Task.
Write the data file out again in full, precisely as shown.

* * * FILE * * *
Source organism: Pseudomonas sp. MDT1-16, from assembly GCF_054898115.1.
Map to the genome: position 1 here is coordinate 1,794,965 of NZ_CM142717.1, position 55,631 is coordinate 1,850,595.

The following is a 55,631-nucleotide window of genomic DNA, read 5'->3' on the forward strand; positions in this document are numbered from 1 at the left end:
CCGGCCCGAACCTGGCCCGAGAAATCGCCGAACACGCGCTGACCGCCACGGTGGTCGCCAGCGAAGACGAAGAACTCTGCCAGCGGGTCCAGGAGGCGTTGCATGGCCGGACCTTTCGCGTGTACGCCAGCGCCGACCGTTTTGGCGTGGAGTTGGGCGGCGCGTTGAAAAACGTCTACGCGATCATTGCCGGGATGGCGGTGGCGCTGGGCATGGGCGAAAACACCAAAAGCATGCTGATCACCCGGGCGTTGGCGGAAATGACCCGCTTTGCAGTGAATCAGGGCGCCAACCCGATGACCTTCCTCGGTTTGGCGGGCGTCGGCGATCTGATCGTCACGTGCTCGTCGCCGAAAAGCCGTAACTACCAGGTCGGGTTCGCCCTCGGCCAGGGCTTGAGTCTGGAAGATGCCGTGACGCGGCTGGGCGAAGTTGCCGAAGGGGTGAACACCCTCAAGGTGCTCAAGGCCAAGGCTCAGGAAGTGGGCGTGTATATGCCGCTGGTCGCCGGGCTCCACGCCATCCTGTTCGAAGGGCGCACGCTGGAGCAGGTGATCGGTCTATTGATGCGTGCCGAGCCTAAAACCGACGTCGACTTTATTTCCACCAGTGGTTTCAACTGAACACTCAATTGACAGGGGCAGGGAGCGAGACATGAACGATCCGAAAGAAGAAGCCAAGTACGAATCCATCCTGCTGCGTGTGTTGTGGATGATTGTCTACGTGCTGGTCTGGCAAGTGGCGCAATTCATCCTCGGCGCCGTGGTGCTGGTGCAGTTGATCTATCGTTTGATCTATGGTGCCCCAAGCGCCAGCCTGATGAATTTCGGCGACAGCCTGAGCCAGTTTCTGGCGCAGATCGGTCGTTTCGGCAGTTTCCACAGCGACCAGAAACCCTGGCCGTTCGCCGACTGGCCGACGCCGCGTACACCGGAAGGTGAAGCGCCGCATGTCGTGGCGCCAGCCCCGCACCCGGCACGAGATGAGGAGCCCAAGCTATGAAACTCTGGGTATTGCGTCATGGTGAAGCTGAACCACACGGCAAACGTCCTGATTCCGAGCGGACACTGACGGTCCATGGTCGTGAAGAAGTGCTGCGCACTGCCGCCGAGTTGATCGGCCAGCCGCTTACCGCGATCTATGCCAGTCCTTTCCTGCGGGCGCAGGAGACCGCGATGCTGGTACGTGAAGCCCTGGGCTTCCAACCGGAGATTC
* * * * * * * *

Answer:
Source organism: Pseudomonas sp. MDT1-16, from assembly GCF_054898115.1.
Map to the genome: position 1 here is coordinate 1,794,965 of NZ_CM142717.1, position 55,631 is coordinate 1,850,595.

The following is a 55,631-nucleotide window of genomic DNA, read 5'->3' on the forward strand; positions in this document are numbered from 1 at the left end:
CCGGCCCGAACCTGGCCCGAGAAATCGCCGAACACGCGCTGACCGCCACGGTGGTCGCCAGCGAAGACGAAGAACTCTGCCAGCGGGTCCAGGAGGCGTTGCATGGCCGGACCTTTCGCGTGTACGCCAGCGCCGACCGTTTTGGCGTGGAGTTGGGCGGCGCGTTGAAAAACGTCTACGCGATCATTGCCGGGATGGCGGTGGCGCTGGGCATGGGCGAAAACACCAAAAGCATGCTGATCACCCGGGCGTTGGCGGAAATGACCCGCTTTGCAGTGAATCAGGGCGCCAACCCGATGACCTTCCTCGGTTTGGCGGGCGTCGGCGATCTGATCGTCACGTGCTCGTCGCCGAAAAGCCGTAACTACCAGGTCGGGTTCGCCCTCGGCCAGGGCTTGAGTCTGGAAGATGCCGTGACGCGGCTGGGCGAAGTTGCCGAAGGGGTGAACACCCTCAAGGTGCTCAAGGCCAAGGCTCAGGAAGTGGGCGTGTATATGCCGCTGGTCGCCGGGCTCCACGCCATCCTGTTCGAAGGGCGCACGCTGGAGCAGGTGATCGGTCTATTGATGCGTGCCGAGCCTAAAACCGACGTCGACTTTATTTCCACCAGTGGTTTCAACTGAACACTCAATTGACAGGGGCAGGGAGCGAGACATGAACGATCCGAAAGAAGAAGCCAAGTACGAATCCATCCTGCTGCGTGTGTTGTGGATGATTGTCTACGTGCTGGTCTGGCAAGTGGCGCAATTCATCCTCGGCGCCGTGGTGCTGGTGCAGTTGATCTATCGTTTGATCTATGGTGCCCCAAGCGCCAGCCTGATGAATTTCGGCGACAGCCTGAGCCAGTTTCTGGCGCAGATCGGTCGTTTCGGCAGTTTCCACAGCGACCAGAAACCCTGGCCGTTCGCCGACTGGCCGACGCCGCGTACACCGGAAGGTGAAGCGCCGCATGTCGTGGCGCCAGCCCCGCACCCGGCACGAGATGAGGAGCCCAAGCTATGAAACTCTGGGTATTGCGTCATGGTGAAGCTGAACCACACGGCAAACGTCCTGATTCCGAGCGGACACTGACGGTCCATGGTCGTGAAGAAGTGCTGCGCACTGCCGCCGAGTTGATCGGCCAGCCGCTTACCGCGATCTATGCCAGTCCTTTCCTGCGGGCGCAGGAGACCGCGATGCTGGTACGTGAAGCCCTGGGCTTCCAACCGGAGATTC